HK Time Out Magazine – Column #31

I’m currently contributing a short, light-hearted political column to Hong Kong Time Out Magazine. Below is the uncut, original version of my latest piece…

Sharpened Elbows

When ‘scuffles’ break out on protest frontlines, it’s often difficult to tell whether it is provoked by frustrated activists or the police themselves. If it’s a high profile demonstration, protesters will sometimes find themselves outnumbered by police, undercover goons and a gaggle of photojournalists with sharp elbows. The latter are already somewhat notorious in the territory for snapping away at bloody accident scenes and, with many prepared to literally fight for the most sensational protest shots, their integrity remains in question.

Clement So, Director of Journalism at The Chinese University, says photojournalists getting “too involved” has always been an issue, since “HK reporters are aggressive and try to beat competition.” He agrees there are some bad apples but says that that should not render the whole journalistic community as subjective or taking sides. Despite this, I’ve had quite a few run-ins myself with forceful photographers who can be blamed for obstructing protesters and causing things to escalate.

HK Time Out Magazine – Column #30

I’m currently contributing a short, light-hearted political column to Hong Kong Time Out Magazine. Below is the uncut, original version of my latest piece…

Pedal Power

In my wide-eyed naivety, I thought it’d be a splendid idea to cycle to work when I first moved to Kowloon and so set about buying a second hand fold-up bike. I immediately regretted venturing out onto Waterloo Road. The comical spectacle of a lanky Westerner astride a tiny contraption with wheels the size of dinner plates provoked so much staring, I might as well have been straddling a hippo. But aside from the instant face loss and unbearable pollution, it soon became clear why the only folks who risk cycling are those with a death wish and elderly gas canister delivery blokes. So hazardous were the roads that after 3 close shaves in as many minutes, my poor bike found itself straight back on AsiaExpat.

HK Time Out Magazine – Column #29

I’m currently contributing a short, light-hearted political column to Hong Kong Time Out Magazine. Below is the uncut, original version of my latest piece…

Republic of HK?

Last week was the 13th July 1st democracy rally and it tends to attract all kinds of causes – from domestic maid unions and a group demanding full British nationality for Hong Kongers, to individuals with personal gripes against the health system. But one eccentric faction unlikely to be showing themselves in public is the HK independence movement. They exist solely in cyberspace, mostly because some legislators have suggested their campaigns are in defiance of archaic treason laws.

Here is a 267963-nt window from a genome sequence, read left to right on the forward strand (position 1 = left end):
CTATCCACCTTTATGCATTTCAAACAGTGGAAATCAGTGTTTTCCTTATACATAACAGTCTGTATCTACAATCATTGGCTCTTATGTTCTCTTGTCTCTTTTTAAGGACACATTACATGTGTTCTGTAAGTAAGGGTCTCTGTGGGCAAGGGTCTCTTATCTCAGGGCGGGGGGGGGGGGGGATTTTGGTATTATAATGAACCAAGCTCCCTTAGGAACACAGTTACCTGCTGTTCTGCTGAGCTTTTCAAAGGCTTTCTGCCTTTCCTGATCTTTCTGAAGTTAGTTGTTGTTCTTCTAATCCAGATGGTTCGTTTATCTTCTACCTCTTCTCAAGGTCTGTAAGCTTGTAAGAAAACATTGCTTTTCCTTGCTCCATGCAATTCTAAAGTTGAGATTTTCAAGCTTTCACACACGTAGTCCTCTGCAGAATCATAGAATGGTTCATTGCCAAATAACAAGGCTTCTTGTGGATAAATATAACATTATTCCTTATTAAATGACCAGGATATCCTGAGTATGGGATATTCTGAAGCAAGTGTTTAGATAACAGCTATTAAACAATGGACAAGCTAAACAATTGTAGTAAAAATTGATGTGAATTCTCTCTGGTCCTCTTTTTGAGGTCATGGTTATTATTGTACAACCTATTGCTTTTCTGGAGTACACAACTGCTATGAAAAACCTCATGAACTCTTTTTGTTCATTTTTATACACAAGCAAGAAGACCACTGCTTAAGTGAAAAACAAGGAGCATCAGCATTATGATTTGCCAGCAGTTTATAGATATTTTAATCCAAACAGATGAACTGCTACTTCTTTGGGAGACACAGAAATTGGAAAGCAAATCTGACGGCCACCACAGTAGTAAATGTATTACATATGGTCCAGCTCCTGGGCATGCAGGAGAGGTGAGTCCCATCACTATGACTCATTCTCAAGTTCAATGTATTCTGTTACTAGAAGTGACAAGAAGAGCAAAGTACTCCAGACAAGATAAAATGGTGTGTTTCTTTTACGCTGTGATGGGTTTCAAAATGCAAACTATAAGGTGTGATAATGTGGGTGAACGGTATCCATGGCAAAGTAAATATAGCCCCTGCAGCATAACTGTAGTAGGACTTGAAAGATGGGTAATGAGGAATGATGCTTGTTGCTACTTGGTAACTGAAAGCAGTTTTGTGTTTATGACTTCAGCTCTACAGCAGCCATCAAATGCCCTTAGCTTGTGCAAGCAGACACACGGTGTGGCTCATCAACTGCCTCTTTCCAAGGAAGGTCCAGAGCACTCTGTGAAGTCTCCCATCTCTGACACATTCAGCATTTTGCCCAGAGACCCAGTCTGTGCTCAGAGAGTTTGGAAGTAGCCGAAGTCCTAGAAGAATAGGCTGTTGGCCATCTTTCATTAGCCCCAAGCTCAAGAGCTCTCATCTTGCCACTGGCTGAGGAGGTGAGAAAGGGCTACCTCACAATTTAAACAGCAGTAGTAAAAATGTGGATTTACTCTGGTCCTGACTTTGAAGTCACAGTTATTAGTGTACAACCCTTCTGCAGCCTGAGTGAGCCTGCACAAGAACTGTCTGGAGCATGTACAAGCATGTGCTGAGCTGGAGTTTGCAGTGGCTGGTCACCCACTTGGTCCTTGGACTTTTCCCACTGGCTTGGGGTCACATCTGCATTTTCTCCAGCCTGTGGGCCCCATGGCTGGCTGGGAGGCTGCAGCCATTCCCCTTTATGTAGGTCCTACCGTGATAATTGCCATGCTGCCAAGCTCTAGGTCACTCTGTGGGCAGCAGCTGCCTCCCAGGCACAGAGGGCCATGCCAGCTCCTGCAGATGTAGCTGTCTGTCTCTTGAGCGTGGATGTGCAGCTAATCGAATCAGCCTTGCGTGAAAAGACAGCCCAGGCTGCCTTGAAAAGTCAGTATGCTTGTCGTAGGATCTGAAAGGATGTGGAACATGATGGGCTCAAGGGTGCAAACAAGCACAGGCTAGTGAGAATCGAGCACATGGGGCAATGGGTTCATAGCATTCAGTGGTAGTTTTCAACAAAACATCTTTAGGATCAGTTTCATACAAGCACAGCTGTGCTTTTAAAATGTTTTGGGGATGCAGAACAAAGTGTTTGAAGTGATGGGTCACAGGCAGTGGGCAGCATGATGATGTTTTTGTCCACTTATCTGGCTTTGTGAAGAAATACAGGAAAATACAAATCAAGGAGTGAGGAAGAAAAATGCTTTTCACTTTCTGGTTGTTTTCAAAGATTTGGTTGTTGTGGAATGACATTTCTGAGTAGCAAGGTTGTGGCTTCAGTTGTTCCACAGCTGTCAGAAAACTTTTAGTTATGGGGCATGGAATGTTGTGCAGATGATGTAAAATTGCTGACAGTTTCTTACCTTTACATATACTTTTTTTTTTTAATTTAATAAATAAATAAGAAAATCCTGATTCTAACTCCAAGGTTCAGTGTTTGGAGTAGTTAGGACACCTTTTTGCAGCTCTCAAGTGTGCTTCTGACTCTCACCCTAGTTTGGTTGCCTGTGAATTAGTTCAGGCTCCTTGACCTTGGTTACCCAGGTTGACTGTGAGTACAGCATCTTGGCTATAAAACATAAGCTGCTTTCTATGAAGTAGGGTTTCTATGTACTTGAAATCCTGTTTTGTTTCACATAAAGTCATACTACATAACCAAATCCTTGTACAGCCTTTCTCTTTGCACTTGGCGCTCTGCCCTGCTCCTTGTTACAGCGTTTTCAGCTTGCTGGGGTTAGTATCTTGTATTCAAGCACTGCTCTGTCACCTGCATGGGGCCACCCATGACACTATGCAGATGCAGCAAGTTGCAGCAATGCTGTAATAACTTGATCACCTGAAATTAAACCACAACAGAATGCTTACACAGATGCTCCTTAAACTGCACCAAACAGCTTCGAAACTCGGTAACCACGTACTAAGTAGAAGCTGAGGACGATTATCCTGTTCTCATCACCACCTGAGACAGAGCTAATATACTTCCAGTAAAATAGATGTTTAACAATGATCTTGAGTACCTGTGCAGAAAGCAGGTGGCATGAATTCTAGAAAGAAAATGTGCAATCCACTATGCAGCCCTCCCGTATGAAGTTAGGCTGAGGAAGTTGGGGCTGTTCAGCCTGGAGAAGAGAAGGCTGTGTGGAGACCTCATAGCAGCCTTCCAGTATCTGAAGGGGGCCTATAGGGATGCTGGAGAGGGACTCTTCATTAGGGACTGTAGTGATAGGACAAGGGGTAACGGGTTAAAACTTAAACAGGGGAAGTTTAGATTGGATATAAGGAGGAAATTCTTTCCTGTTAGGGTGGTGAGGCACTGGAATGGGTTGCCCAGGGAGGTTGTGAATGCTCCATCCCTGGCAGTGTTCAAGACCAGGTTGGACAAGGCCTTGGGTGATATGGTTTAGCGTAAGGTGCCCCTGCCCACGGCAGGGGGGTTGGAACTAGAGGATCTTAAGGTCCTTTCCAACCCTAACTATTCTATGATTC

The Hong Konger Front is an alliance of websites proposing that the city finally declares itself a republic. Hkfront.org includes mock-ups of what the flag would look like along with a potential national anthem, complete with a catchy chorus – “Is it a great country? Yes, it is. Hong Kong is really great.” It alludes to the fact that we may have somewhat of a war with China on our hands (perhaps lasting ‘20 years’) but fails to discuss how totally reliant we are on the mainland for much of our food and all of our water.

HK Time Out Magazine – Column #28

I’m currently contributing a short, light-hearted political column to Hong Kong Time Out Magazine. Below is the uncut, original version of my latest piece…

Monkey Business

Since 2000, increasing numbers of fraudulent monks have been giving hit-and-run blessings to passers-by before bowing, presenting small plastic Buddha statues and demanding cash. Sure, being on the receiving end of an unwelcome sanctification is a refreshing change to risking an unsolicited stabbing (which would probably be the more likely incidence were I back in London). However, with these fraudulent holy men refocusing their attention on uninformed tourists and Westerners, they’re surely making a mint from people’s mystified preconceptions of Buddhism, and their outright kindness.

Utomo Francis from HK’s Buddhist Association insists the fake monks are simply mainland criminals who come over, shave their heads and dress the part. All monks and nuns within China, let alone our city, will be looked after very well by their own monasteries, and begging certainly forms no part of their spiritual journey. Mr Francis has been working with the police, security bureau, mainland Buddhist groups and the media to raise awareness of the issue but legally, the impostors can only be charged with loitering. He recommends that Hong Kongers simply ignore them or report the matter to the police. ‘Donating’ may simply embolden those involved in this dodgy practice and make matters worse.